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Amiama-Roig, A.; Pérez-Martínez, L.; Rodríguez Ledo, P.; Verdugo-Sivianes, E.M.; Blanco, J. Oncogenic Potential of SARS-CoV-2. Encyclopedia. Available online: https://encyclopedia.pub/entry/42135 (accessed on 21 June 2024).
Amiama-Roig A, Pérez-Martínez L, Rodríguez Ledo P, Verdugo-Sivianes EM, Blanco J. Oncogenic Potential of SARS-CoV-2. Encyclopedia. Available at: https://encyclopedia.pub/entry/42135. Accessed June 21, 2024.
Amiama-Roig, Ana, Laura Pérez-Martínez, Pilar Rodríguez Ledo, Eva M. Verdugo-Sivianes, José-Ramón Blanco. "Oncogenic Potential of SARS-CoV-2" Encyclopedia, https://encyclopedia.pub/entry/42135 (accessed June 21, 2024).
Amiama-Roig, A., Pérez-Martínez, L., Rodríguez Ledo, P., Verdugo-Sivianes, E.M., & Blanco, J. (2023, March 13). Oncogenic Potential of SARS-CoV-2. In Encyclopedia. https://encyclopedia.pub/entry/42135
Amiama-Roig, Ana, et al. "Oncogenic Potential of SARS-CoV-2." Encyclopedia. Web. 13 March, 2023.
Oncogenic Potential of SARS-CoV-2
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The relationship between viral infections and the risk of developing cancer is well known. Multiple mechanisms participate in and determine this process. The COVID-19 pandemic caused by the SARS-CoV-2 virus has resulted in the deaths of millions of people worldwide.

cancer COVID-19 immunosuppression SARS-CoV-2

1. Introduction

The link between viral infections and the risk of developing cancer is well known. It is estimated that 15.4% of all cancer cases can be attributed to carcinogenic infections, for which viruses are the main risk factor [1]. In 1964, Epstein et al. [2] identified the first human oncogenic virus. Since then, multiple viruses have been studied for their potential role in aiding the development of cancer [3]. To date, at least seven human cancer oncogenic viruses have been shown to have strong connections to various forms of cancer in humans, including the Epstein–Barr virus, human papillomavirus and the hepatitis B and C viruses [4]. The mechanisms involved are varied and range from chronic inflammation to immunosuppression and DNA modification. Indeed, viruses can transform cells via a variety of mechanisms, such as providing external oncogenes, over-activating human oncogenes and/or inhibiting tumour suppressors [5].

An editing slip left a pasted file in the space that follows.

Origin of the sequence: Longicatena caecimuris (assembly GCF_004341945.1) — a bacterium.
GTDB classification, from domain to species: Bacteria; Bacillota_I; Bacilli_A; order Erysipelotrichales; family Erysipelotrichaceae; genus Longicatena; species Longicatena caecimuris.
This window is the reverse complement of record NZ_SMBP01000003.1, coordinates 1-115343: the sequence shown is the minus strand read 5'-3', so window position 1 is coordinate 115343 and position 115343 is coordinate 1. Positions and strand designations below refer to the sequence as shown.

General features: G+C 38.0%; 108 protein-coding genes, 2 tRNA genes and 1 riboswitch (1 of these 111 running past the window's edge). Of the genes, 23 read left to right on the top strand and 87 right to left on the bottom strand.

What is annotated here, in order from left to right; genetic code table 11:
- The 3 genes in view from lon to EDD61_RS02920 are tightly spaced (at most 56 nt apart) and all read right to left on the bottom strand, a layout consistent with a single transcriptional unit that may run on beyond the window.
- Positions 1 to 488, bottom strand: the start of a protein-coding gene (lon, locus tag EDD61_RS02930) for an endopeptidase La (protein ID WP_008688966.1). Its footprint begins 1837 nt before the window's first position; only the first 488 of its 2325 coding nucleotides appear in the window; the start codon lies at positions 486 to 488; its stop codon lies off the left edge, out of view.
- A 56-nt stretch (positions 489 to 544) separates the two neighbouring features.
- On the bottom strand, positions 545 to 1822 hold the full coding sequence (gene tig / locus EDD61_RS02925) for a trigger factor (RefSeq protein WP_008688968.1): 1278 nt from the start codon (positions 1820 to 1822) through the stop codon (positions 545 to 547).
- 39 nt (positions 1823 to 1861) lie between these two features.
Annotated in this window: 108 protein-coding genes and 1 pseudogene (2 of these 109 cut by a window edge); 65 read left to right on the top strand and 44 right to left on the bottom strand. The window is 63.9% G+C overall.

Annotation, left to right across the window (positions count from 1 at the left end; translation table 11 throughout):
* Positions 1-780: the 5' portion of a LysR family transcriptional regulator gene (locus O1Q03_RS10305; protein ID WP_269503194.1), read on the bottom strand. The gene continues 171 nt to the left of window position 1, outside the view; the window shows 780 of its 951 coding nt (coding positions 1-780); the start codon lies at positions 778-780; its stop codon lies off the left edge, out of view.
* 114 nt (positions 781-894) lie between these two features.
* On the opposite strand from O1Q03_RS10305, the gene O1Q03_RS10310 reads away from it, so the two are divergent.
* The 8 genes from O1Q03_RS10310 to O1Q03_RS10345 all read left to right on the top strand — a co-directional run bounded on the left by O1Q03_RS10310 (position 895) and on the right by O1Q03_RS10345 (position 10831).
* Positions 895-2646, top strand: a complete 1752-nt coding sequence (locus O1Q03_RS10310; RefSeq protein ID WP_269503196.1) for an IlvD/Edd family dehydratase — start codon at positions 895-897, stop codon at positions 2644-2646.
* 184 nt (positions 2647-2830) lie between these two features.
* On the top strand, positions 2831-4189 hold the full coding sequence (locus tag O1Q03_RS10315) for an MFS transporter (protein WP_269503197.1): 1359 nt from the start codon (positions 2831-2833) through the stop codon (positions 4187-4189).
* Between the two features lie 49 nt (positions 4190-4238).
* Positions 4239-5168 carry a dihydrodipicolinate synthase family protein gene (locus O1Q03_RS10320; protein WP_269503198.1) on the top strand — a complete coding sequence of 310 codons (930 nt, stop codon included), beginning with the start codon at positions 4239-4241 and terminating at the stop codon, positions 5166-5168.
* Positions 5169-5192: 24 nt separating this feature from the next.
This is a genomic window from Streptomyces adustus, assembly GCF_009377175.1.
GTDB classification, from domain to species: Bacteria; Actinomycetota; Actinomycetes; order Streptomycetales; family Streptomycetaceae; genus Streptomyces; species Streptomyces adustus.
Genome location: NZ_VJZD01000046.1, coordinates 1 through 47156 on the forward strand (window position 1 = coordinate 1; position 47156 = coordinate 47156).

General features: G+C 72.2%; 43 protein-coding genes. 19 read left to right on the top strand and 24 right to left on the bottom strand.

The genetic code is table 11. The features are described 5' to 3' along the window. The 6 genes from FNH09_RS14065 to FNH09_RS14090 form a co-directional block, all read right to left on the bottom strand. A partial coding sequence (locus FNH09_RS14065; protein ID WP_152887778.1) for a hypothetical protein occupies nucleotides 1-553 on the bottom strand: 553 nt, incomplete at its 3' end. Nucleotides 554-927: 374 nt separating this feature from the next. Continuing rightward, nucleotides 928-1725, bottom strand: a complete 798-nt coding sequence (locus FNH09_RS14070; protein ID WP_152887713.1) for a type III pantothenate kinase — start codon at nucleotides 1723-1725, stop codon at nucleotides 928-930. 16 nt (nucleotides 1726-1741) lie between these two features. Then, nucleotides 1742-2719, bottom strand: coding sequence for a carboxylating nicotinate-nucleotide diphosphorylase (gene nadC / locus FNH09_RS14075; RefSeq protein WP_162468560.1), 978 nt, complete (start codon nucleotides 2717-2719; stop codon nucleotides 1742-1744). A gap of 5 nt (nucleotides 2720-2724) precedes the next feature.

Recently, severe acute respiratory syndrome coronavirus 2 (SARS-CoV-2) and the ongoing outbreak of the novel coronavirus disease 2019 (also known as COVID-19) that started in Wuhan (China) have rapidly become the most important global health problems, infecting more than 600 million people and causing more than 6.5 million deaths worldwide [6]. Although COVID-19 was clearly associated with severe respiratory disease at the beginning of the pandemic [7], it was soon realised that COVID-19 is a systemic infection implicated in multiple extra-pulmonary complications (i.e., myocardial injury and neurological disease) [8][9]. In addition to the current clinical situation, there are also increasing concerns about the long-term consequences of these infections. One such concern is the increased risk of new chronic diseases (e.g., diabetes) [10][11]. Indeed, a significant number of COVID-19 patients (37–57%) [12][13] have reported a wide range of persistent symptoms (i.e., fatigue or muscle weakness, general pain, weight loss, etc.) in the 6 months after infection, known as long COVID (LC) [14]. Merad et al. [15] suggested that the leading hypotheses include the persistence of viral antigens and RNA [16] in tissues that drive chronic inflammation, autoimmunity [17][18] that is triggered by acute viral infection, dysbiosis in the microbiome or virome and the possibility of chronic tissue damage in different organs and tissues [19][20].
The structural proteins in SARS-CoV-2 include the spike glycoprotein (which is known for its pathogenicity, i.e., it facilitates virus entry into healthy cells), the nucleocapsid (which is implicated in genome replication), a membrane protein (which is implicated in virus assembly) and the envelope protein. SARS-CoV-2 binds to the angiotensin-converting enzyme 2 (ACE2), which is a cell surface receptor that is highly expressed in the ileum, vascular endothelia, kidneys, lungs, kidneys, testes and immune cells [21][22][23].